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Charlie expected that Rose would say, "I won't!" therefore he was
rather astonished, not to say gratified, when, after a look at the
victim, she laughed suddenly, and, going up to the group of
gentlemen, drew her uncle Mac under the mistletoe and surprised
him with a hearty kiss.
"Thank you, my dear," said the innocent gentleman, looking much
pleased at the unexpected honour.
"Oh, come; that's not fair," began Charlie. But Rose cut him short
by saying, as she made him a fine courtesy
"You said 'Old Mac,' and though it was very disrespectful, I did it.
That was your last chance, sir, and you've lost it."
He certainly had, for, as he spoke, Rose pulled down the mistletoe
and threw it into the fire, while the boys jeered at the crestfallen
Prince, and exalted quick-witted Rose to the skies.
"What's the joke?" asked young Mac, waked out of a brown study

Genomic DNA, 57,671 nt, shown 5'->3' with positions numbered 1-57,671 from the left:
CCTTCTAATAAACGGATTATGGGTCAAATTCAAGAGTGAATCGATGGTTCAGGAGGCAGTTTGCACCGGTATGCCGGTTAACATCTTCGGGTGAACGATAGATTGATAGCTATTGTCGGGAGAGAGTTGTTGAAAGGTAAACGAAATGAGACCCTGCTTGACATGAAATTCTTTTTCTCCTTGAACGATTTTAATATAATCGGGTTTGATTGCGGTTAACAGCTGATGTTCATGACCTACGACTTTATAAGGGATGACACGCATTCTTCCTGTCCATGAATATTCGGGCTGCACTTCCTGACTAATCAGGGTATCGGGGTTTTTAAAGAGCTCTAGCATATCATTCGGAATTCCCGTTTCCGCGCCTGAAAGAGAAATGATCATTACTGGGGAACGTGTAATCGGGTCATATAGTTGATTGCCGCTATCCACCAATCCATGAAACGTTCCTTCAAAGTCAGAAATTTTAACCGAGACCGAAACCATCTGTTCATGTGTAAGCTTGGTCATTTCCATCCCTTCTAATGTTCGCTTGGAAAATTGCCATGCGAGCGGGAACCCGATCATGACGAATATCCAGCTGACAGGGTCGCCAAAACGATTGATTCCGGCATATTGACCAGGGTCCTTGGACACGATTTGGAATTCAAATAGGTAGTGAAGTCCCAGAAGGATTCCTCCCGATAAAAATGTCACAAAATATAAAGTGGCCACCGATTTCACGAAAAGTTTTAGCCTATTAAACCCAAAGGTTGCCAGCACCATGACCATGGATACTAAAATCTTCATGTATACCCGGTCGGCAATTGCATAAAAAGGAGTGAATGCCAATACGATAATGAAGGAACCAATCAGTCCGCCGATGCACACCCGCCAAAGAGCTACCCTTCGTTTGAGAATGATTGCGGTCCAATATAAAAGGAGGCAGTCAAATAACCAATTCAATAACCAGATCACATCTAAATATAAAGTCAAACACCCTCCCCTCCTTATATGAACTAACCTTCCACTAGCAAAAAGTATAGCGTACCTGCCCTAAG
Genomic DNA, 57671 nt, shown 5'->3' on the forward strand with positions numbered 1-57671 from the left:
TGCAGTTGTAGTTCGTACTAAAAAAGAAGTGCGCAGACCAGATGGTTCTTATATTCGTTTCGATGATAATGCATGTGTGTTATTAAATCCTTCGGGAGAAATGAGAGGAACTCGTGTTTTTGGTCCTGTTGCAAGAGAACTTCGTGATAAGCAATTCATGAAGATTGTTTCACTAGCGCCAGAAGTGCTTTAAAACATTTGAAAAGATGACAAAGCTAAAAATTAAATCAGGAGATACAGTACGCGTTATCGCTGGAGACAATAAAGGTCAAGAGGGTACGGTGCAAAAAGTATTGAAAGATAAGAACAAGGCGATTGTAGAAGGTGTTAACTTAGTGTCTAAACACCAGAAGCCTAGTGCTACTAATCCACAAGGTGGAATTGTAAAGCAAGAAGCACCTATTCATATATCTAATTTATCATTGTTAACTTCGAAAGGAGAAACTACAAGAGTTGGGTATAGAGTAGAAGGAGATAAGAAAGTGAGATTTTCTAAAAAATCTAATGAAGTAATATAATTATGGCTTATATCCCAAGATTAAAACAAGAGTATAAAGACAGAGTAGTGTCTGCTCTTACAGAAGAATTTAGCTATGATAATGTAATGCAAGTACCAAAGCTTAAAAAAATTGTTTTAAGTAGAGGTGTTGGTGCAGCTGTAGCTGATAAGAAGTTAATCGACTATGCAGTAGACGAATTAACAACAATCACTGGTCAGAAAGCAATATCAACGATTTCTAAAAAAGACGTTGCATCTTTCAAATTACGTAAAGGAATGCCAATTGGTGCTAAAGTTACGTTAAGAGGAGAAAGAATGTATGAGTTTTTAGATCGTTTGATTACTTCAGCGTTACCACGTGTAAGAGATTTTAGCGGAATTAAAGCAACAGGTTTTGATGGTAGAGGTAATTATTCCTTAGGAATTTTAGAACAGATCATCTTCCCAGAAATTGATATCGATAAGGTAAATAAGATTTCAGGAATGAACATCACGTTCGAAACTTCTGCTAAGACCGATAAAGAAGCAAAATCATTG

by the laughter, in which the elders joined.
But there was a regular shout when, the matter having been
explained to him, Mac took a meditative stare at Rose through his
goggles, and said in a philosophical tone, "Well, I don't think I
should have minded much if she had done it."
That tickled the lads immensely, and nothing but the appearance of
a slight refection would have induced them to stop chaffing the
poor Worm, who could not see anything funny in the beautiful
resignation he had shown on this trying occasion.
Soon after this, the discovery of Jamie curled up in the sofa corner,
as sound asleep as a dormouse, suggested the propriety of going
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